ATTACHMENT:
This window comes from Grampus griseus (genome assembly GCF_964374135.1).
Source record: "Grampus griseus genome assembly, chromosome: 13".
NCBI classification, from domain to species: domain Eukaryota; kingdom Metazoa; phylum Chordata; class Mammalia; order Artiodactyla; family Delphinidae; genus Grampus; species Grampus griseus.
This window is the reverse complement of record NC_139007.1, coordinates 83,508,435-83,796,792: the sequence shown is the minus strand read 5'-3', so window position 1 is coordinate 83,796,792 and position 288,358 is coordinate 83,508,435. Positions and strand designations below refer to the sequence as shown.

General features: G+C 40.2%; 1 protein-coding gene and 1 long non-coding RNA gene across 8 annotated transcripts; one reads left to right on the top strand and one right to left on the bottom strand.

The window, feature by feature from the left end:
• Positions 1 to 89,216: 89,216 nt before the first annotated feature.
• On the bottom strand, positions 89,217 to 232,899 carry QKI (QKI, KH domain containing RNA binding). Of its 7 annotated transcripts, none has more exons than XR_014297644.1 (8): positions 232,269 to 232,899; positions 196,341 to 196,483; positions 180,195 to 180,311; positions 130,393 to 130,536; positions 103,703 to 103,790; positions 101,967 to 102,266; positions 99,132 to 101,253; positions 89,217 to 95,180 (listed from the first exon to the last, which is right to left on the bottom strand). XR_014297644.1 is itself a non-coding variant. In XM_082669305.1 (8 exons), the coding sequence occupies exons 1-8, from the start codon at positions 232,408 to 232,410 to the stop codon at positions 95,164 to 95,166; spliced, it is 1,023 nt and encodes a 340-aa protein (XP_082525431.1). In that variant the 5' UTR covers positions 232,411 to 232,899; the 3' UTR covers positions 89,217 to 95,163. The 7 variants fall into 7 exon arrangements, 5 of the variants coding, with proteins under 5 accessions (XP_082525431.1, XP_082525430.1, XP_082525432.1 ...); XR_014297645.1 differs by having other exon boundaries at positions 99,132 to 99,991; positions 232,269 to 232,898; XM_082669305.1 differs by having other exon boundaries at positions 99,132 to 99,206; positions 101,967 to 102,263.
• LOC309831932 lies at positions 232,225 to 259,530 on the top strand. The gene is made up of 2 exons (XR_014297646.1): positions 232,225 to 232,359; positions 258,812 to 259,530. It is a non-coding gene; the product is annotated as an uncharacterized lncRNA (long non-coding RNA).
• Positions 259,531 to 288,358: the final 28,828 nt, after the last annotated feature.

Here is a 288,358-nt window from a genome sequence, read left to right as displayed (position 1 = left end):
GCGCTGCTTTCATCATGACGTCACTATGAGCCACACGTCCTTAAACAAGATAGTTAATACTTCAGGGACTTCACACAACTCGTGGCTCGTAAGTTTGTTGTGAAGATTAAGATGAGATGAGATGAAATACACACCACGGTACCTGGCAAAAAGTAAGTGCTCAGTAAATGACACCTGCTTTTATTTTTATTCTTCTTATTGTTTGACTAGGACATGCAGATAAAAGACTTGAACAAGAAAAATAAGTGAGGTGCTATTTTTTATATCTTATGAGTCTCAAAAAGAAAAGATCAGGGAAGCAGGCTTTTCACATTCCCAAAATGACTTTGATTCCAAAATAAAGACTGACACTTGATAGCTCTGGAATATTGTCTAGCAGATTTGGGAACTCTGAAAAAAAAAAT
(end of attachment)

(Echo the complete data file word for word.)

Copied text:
This window comes from Grampus griseus (genome assembly GCF_964374135.1).
Source record: "Grampus griseus genome assembly, chromosome: 13".
NCBI classification, from domain to species: domain Eukaryota; kingdom Metazoa; phylum Chordata; class Mammalia; order Artiodactyla; family Delphinidae; genus Grampus; species Grampus griseus.
This window is the reverse complement of record NC_139007.1, coordinates 83,508,435-83,796,792: the sequence shown is the minus strand read 5'-3', so window position 1 is coordinate 83,796,792 and position 288,358 is coordinate 83,508,435. Positions and strand designations below refer to the sequence as shown.

General features: G+C 40.2%; 1 protein-coding gene and 1 long non-coding RNA gene across 8 annotated transcripts; one reads left to right on the top strand and one right to left on the bottom strand.

The window, feature by feature from the left end:
• Positions 1 to 89,216: 89,216 nt before the first annotated feature.
• On the bottom strand, positions 89,217 to 232,899 carry QKI (QKI, KH domain containing RNA binding). Of its 7 annotated transcripts, none has more exons than XR_014297644.1 (8): positions 232,269 to 232,899; positions 196,341 to 196,483; positions 180,195 to 180,311; positions 130,393 to 130,536; positions 103,703 to 103,790; positions 101,967 to 102,266; positions 99,132 to 101,253; positions 89,217 to 95,180 (listed from the first exon to the last, which is right to left on the bottom strand). XR_014297644.1 is itself a non-coding variant. In XM_082669305.1 (8 exons), the coding sequence occupies exons 1-8, from the start codon at positions 232,408 to 232,410 to the stop codon at positions 95,164 to 95,166; spliced, it is 1,023 nt and encodes a 340-aa protein (XP_082525431.1). In that variant the 5' UTR covers positions 232,411 to 232,899; the 3' UTR covers positions 89,217 to 95,163. The 7 variants fall into 7 exon arrangements, 5 of the variants coding, with proteins under 5 accessions (XP_082525431.1, XP_082525430.1, XP_082525432.1 ...); XR_014297645.1 differs by having other exon boundaries at positions 99,132 to 99,991; positions 232,269 to 232,898; XM_082669305.1 differs by having other exon boundaries at positions 99,132 to 99,206; positions 101,967 to 102,263.
• LOC309831932 lies at positions 232,225 to 259,530 on the top strand. The gene is made up of 2 exons (XR_014297646.1): positions 232,225 to 232,359; positions 258,812 to 259,530. It is a non-coding gene; the product is annotated as an uncharacterized lncRNA (long non-coding RNA).
• Positions 259,531 to 288,358: the final 28,828 nt, after the last annotated feature.

Here is a 288,358-nt window from a genome sequence, read left to right as displayed (position 1 = left end):
GCGCTGCTTTCATCATGACGTCACTATGAGCCACACGTCCTTAAACAAGATAGTTAATACTTCAGGGACTTCACACAACTCGTGGCTCGTAAGTTTGTTGTGAAGATTAAGATGAGATGAGATGAAATACACACCACGGTACCTGGCAAAAAGTAAGTGCTCAGTAAATGACACCTGCTTTTATTTTTATTCTTCTTATTGTTTGACTAGGACATGCAGATAAAAGACTTGAACAAGAAAAATAAGTGAGGTGCTATTTTTTATATCTTATGAGTCTCAAAAAGAAAAGATCAGGGAAGCAGGCTTTTCACATTCCCAAAATGACTTTGATTCCAAAATAAAGACTGACACTTGATAGCTCTGGAATATTGTCTAGCAGATTTGGGAACTCTGAAAAAAAAAAT